Software Development
AI / Coding / Culture Builder

The end of software as technology

For a generation, ‘tech’ has been synonymous with ‘code,’ but that’s changing.

Stephen Thaler has unsuccessfully sought copyright protection for the AI-created image 'A Recent Entrance to Paradise' (Imagination Engines/DABUS via US Copyright Office)
This article is adapted from a portion of CEO Chris Wink's keynote at the Builders Conference during Philly Tech Week 2024 presented by Comcast.

Technology is an old word for describing what is new. 

The steam engine was called a technology. The telephone was called a technology. The washing machine was called a technology. Physical things.

Military-funded research and the relative peace that followed the Second World War accelerated ever more complicated machines. This gave rise to systems engineering and the importance of code — best exemplified by its role in the Space Race. The era of code was born.

For a generation of us, the word “technology” has been synonymous with software. When we said “tech companies” we imagined cloud computing, ecommerce and social media; when we said “tech startups” we meant SaaS and mobile apps. When we said “tech workers,” we mostly meant software developers. That’s changing.

Starting with $4.6 trillion in pandemic response initiated under President Trump and continued with another two trillion dollars between a trio of spending bills signed by President Biden, the American government has forestalled recession and stoked inflation with spending. (By one measure, the US national debt has essentially doubled since 2015.)

Besides the size of the federal spending over the last few years, what stands out is what we’re spending on: building stuff. 

The $50B CHIPS Act is subsidizing semiconductor plants in Arizona and Ohio. More than $62 million in Build Back Better funds are advancing the robotics and autonomy cluster in Western PA around Pittsburgh. Coalitions from Baltimore and Philadelphia are both finalists for $70M in EDA Tech Hubs funding for bids in biomanufacturing and precision medicine. 

The outputs are intended to be semiconductor chips and robots and gene therapies. Physical things, not digital things.

That’s not to say software won’t be involved; of course it will be. It’s just that software is just kind of baked in now — a bit like washing machines and the telephone. 

AI rules are being written right now

Artificial intelligence is a kind of software, but just about everyone is betting on it marking a new stage. Moreover, the primary limits and opportunities for AI lie with semiconductor chips, energy storage and compute power — decidedly physical things. 

So, how big is the AI moment now? Despite what anyone on stage at TED might tell you, there are still roadblocks that could slow the progress of this generation of AI. There are limitations of data sources, copyright, regulation. But I still agree something has already changed. 

In recent weeks, Technically hosted three dinners of our most recent RealLIST Startup founders: one in DC, one in Philadelphia and one in Pittsburgh. Between 30 entrepreneurs whose companies were three years or younger, most told us AI tools are part of why they plan to raise less outside financing and hire less than they would otherwise.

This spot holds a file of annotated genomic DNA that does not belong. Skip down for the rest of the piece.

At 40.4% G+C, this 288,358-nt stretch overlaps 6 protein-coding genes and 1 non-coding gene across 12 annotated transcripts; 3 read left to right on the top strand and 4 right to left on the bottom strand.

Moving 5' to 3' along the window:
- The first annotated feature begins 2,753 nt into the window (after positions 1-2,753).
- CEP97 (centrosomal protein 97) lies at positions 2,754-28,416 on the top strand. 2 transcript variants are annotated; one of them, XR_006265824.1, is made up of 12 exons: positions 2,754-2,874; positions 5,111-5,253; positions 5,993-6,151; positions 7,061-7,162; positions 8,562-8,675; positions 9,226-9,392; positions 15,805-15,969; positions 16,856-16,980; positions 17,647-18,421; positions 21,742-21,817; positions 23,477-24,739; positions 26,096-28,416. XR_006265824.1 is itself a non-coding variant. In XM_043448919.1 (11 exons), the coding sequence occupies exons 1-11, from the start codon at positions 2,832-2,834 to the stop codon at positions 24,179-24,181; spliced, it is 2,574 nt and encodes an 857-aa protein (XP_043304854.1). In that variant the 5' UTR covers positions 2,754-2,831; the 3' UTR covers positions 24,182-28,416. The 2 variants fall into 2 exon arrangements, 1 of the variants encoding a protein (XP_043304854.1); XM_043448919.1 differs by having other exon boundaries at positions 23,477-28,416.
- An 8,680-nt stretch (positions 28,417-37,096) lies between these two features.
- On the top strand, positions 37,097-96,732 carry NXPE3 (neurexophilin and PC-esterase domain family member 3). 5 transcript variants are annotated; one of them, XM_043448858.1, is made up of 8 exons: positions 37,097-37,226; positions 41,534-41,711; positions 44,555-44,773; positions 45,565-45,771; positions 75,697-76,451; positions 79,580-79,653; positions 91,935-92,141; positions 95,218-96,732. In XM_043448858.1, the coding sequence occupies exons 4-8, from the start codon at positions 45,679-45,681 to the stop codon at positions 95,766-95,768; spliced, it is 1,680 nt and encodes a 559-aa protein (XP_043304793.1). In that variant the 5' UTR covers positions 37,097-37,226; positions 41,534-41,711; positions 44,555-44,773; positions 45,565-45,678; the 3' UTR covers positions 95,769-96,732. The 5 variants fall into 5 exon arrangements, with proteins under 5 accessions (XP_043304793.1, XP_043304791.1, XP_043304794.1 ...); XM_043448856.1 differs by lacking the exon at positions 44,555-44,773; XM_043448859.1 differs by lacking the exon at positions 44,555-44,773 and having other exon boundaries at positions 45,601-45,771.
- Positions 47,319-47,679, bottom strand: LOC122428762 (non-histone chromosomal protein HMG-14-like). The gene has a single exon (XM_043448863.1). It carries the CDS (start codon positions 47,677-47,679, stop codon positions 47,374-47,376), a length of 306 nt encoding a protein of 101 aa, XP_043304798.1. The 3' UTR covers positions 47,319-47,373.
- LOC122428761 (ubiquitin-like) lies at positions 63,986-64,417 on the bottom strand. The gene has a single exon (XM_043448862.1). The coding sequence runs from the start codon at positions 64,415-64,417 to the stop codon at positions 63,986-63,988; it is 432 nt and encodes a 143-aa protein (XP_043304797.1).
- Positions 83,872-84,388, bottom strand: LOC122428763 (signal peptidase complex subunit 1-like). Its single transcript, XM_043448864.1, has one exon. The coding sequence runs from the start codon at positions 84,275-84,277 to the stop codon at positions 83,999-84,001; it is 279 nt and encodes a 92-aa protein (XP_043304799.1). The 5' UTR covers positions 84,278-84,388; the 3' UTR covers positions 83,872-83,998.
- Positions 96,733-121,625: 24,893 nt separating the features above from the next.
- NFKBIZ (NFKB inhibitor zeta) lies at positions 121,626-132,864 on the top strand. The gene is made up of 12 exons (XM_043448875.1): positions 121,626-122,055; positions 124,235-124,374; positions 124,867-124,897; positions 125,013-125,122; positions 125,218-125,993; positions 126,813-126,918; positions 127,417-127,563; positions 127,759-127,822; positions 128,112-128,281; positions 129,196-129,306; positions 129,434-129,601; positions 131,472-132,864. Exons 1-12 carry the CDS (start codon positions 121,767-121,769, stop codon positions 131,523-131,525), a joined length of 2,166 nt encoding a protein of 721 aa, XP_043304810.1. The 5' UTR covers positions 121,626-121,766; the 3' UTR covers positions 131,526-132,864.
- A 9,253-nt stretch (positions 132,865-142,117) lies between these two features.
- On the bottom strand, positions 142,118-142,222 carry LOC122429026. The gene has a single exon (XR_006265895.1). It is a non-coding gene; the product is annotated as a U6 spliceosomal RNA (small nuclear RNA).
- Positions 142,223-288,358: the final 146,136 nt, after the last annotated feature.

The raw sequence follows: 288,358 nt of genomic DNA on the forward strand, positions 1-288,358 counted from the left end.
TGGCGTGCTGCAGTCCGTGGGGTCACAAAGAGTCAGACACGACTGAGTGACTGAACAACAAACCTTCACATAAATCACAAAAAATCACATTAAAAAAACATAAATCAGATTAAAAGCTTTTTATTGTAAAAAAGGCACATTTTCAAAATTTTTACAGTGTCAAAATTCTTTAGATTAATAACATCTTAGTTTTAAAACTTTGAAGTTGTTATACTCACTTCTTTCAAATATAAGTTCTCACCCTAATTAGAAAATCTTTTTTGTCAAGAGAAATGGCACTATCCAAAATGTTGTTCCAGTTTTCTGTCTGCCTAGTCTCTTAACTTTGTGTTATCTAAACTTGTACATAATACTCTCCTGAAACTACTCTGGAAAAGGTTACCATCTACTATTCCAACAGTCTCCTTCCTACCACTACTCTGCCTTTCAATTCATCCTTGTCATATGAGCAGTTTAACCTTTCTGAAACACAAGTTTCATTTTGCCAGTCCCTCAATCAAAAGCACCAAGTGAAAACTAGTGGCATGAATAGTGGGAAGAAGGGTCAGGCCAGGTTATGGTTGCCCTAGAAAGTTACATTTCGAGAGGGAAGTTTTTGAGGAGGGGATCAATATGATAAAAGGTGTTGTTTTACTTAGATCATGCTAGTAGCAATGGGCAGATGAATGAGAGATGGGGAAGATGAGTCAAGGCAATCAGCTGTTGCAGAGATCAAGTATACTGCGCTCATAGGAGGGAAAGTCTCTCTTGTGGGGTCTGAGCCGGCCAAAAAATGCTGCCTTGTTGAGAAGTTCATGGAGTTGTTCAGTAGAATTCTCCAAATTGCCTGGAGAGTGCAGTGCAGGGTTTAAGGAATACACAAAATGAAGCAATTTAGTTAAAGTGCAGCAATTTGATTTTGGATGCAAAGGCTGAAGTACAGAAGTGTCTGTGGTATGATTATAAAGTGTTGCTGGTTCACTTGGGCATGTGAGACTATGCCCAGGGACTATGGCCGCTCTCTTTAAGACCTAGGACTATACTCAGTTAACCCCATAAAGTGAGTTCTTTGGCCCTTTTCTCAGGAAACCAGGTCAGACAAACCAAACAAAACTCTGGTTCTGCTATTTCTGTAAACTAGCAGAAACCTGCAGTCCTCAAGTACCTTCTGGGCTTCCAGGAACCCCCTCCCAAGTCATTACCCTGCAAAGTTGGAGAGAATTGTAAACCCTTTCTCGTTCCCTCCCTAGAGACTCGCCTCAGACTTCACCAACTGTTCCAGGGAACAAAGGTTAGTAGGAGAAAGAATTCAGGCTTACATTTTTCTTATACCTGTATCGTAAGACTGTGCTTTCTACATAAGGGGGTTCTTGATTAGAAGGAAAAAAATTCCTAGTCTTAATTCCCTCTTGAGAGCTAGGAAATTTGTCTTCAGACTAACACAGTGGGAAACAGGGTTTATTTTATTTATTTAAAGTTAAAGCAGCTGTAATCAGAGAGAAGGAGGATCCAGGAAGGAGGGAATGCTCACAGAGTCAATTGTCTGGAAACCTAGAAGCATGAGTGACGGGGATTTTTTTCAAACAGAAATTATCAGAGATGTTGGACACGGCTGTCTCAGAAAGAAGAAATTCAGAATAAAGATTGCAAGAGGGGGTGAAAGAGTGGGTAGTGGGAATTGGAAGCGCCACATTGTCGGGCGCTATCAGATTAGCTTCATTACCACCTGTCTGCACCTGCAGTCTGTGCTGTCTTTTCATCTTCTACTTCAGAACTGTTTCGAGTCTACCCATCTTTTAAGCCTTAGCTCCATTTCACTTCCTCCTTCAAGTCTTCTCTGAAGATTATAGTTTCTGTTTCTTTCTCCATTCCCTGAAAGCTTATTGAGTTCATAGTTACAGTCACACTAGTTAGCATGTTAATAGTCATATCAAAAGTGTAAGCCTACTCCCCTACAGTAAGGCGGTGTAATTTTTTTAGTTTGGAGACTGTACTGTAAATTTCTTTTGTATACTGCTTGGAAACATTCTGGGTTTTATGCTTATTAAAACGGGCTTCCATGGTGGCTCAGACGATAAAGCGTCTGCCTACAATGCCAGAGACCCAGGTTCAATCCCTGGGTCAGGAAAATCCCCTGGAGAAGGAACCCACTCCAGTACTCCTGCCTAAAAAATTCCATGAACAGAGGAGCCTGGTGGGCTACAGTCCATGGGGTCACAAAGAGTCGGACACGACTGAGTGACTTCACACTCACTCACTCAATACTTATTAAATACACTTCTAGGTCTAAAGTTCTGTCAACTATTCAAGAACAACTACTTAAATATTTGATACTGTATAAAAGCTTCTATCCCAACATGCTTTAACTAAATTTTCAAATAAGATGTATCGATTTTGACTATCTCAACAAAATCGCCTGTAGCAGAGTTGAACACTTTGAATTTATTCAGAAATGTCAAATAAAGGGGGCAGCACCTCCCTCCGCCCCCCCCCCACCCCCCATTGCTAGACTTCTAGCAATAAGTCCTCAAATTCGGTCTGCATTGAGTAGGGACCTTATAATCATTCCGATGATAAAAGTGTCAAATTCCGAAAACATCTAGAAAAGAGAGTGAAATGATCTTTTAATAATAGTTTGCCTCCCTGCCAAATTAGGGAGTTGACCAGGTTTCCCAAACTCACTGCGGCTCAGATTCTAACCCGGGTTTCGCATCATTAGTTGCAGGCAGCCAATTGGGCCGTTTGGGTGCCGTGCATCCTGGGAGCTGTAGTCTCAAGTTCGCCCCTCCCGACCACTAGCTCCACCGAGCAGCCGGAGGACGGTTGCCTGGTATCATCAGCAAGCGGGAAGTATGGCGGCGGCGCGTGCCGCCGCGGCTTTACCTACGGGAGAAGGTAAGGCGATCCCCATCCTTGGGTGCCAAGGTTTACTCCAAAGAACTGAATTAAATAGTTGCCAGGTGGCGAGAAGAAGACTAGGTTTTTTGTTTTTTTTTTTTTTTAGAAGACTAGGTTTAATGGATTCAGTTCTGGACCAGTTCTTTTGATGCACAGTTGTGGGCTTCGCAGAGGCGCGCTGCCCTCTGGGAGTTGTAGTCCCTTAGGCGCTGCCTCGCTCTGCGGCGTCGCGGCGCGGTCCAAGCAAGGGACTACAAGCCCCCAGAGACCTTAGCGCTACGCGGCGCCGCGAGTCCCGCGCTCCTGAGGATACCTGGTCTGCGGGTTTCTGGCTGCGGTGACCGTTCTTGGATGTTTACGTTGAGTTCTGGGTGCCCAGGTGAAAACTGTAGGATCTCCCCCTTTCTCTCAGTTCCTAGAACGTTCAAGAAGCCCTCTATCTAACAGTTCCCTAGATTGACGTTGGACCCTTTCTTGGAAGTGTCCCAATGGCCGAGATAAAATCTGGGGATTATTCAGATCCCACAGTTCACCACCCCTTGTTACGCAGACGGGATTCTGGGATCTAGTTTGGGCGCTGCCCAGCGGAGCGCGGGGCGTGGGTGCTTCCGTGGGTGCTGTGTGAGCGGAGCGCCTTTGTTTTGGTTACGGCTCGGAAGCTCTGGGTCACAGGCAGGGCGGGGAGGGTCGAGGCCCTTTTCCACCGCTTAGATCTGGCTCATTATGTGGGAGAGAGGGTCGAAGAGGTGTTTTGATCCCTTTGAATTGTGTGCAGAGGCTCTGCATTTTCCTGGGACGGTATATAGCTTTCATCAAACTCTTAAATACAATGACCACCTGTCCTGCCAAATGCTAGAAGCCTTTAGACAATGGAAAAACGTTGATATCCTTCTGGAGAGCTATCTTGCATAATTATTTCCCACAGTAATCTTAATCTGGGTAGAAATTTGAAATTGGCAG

That view from the trenches matters because it’s harder to see at the enterprise level. I spoke last month to a lead AI engineer at a Fortune 50 retail company who was just given permission to use a software copilot. Legal is very concerned about who owns code suggested by a bot. 

That’s understandable because the AI rules are being written right now:

  • In January, a computer scientist appealed the U.S. Copyright Office’s decision to deny copyright to an AI-generated image (depicted above) because, they told him, only humans can hold copyright. To which he challenged: Then why can corporations hold copyright? 
  • Then in February, the US Patent and Trademark Office released new guidance that an AI could not be named an inventor on a US patent — but that humans can receive patents for work done with AI. 
  • Just last month, agreements of varying importance were announced by the UN, the EU and the US and UK-jointly that commit to establishing regulation for gen AI. Follow that alphabet soup.

Say what you will, but so far, we have moved faster on the threat that AI will take our jobs than we did on social media rotting our brains. And good thing, because this change is coming fast. was given a preview of the internal results of what to date is likely one of the largest deployments of a software copilot within a single company. Across a sample of hundreds of developers, the large enterprise saw “a significant increase in coding speed” and “a significant increase in code quality.”

Does this mean we won’t need software developers any more

Not necessarily. The Jevons Paradox shows that as energy gets more efficient we often use more of it — thereby increasing demand on the resource. For example, improved fuel efficiency standards for cars results in more driving. Does far more efficient coding mean we’ll need fewer software developers over time? Or will lower software costs increase demand for coding so much that new jobs will emerge? I’ll see you at the bar.

One thing we’re sure of is that for now, the machines need to be made by someone. That’s why we’re building stuff again, and once again shifting what we mean by “technology.”

Series: Builders

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